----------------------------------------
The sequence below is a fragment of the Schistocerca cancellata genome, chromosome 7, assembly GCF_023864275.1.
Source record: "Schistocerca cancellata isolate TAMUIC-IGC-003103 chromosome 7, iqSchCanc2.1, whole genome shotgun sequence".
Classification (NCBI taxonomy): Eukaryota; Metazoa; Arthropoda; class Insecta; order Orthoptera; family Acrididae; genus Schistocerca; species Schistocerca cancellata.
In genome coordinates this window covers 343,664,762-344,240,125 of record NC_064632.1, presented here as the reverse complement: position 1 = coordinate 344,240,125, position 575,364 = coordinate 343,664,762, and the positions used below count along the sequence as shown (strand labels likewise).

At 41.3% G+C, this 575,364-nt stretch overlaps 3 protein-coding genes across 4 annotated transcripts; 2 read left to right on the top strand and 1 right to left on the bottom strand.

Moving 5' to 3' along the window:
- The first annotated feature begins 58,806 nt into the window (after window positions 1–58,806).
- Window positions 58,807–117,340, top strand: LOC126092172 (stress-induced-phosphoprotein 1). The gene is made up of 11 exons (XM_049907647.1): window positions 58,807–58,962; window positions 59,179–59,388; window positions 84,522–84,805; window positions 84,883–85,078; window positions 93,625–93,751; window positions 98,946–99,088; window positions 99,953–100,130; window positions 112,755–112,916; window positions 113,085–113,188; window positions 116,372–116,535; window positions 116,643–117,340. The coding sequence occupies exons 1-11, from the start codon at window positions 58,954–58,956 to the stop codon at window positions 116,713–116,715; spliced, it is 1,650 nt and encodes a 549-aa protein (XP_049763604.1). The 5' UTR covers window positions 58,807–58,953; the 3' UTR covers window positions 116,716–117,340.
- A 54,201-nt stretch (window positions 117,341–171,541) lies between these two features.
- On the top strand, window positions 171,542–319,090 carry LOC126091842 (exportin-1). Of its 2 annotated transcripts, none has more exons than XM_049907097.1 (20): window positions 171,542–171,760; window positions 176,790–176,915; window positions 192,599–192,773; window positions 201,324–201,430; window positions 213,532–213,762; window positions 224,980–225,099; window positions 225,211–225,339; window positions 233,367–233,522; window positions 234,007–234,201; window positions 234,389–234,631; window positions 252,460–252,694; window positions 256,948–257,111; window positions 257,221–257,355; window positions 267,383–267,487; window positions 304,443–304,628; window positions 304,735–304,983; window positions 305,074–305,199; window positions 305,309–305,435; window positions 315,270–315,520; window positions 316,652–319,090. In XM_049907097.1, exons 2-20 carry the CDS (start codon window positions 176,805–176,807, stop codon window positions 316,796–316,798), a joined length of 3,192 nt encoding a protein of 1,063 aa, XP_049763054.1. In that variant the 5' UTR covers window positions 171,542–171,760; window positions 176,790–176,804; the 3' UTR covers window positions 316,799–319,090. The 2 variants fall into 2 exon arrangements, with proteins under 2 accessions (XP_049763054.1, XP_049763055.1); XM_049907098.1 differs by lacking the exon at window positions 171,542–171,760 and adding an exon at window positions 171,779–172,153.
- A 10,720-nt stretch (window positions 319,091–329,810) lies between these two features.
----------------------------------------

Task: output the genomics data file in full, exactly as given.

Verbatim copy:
The sequence below is a fragment of the Schistocerca cancellata genome, chromosome 7, assembly GCF_023864275.1.
Source record: "Schistocerca cancellata isolate TAMUIC-IGC-003103 chromosome 7, iqSchCanc2.1, whole genome shotgun sequence".
Classification (NCBI taxonomy): Eukaryota; Metazoa; Arthropoda; class Insecta; order Orthoptera; family Acrididae; genus Schistocerca; species Schistocerca cancellata.
In genome coordinates this window covers 343,664,762-344,240,125 of record NC_064632.1, presented here as the reverse complement: position 1 = coordinate 344,240,125, position 575,364 = coordinate 343,664,762, and the positions used below count along the sequence as shown (strand labels likewise).

At 41.3% G+C, this 575,364-nt stretch overlaps 3 protein-coding genes across 4 annotated transcripts; 2 read left to right on the top strand and 1 right to left on the bottom strand.

Moving 5' to 3' along the window:
- The first annotated feature begins 58,806 nt into the window (after window positions 1–58,806).
- Window positions 58,807–117,340, top strand: LOC126092172 (stress-induced-phosphoprotein 1). The gene is made up of 11 exons (XM_049907647.1): window positions 58,807–58,962; window positions 59,179–59,388; window positions 84,522–84,805; window positions 84,883–85,078; window positions 93,625–93,751; window positions 98,946–99,088; window positions 99,953–100,130; window positions 112,755–112,916; window positions 113,085–113,188; window positions 116,372–116,535; window positions 116,643–117,340. The coding sequence occupies exons 1-11, from the start codon at window positions 58,954–58,956 to the stop codon at window positions 116,713–116,715; spliced, it is 1,650 nt and encodes a 549-aa protein (XP_049763604.1). The 5' UTR covers window positions 58,807–58,953; the 3' UTR covers window positions 116,716–117,340.
- A 54,201-nt stretch (window positions 117,341–171,541) lies between these two features.
- On the top strand, window positions 171,542–319,090 carry LOC126091842 (exportin-1). Of its 2 annotated transcripts, none has more exons than XM_049907097.1 (20): window positions 171,542–171,760; window positions 176,790–176,915; window positions 192,599–192,773; window positions 201,324–201,430; window positions 213,532–213,762; window positions 224,980–225,099; window positions 225,211–225,339; window positions 233,367–233,522; window positions 234,007–234,201; window positions 234,389–234,631; window positions 252,460–252,694; window positions 256,948–257,111; window positions 257,221–257,355; window positions 267,383–267,487; window positions 304,443–304,628; window positions 304,735–304,983; window positions 305,074–305,199; window positions 305,309–305,435; window positions 315,270–315,520; window positions 316,652–319,090. In XM_049907097.1, exons 2-20 carry the CDS (start codon window positions 176,805–176,807, stop codon window positions 316,796–316,798), a joined length of 3,192 nt encoding a protein of 1,063 aa, XP_049763054.1. In that variant the 5' UTR covers window positions 171,542–171,760; window positions 176,790–176,804; the 3' UTR covers window positions 316,799–319,090. The 2 variants fall into 2 exon arrangements, with proteins under 2 accessions (XP_049763054.1, XP_049763055.1); XM_049907098.1 differs by lacking the exon at window positions 171,542–171,760 and adding an exon at window positions 171,779–172,153.
- A 10,720-nt stretch (window positions 319,091–329,810) lies between these two features.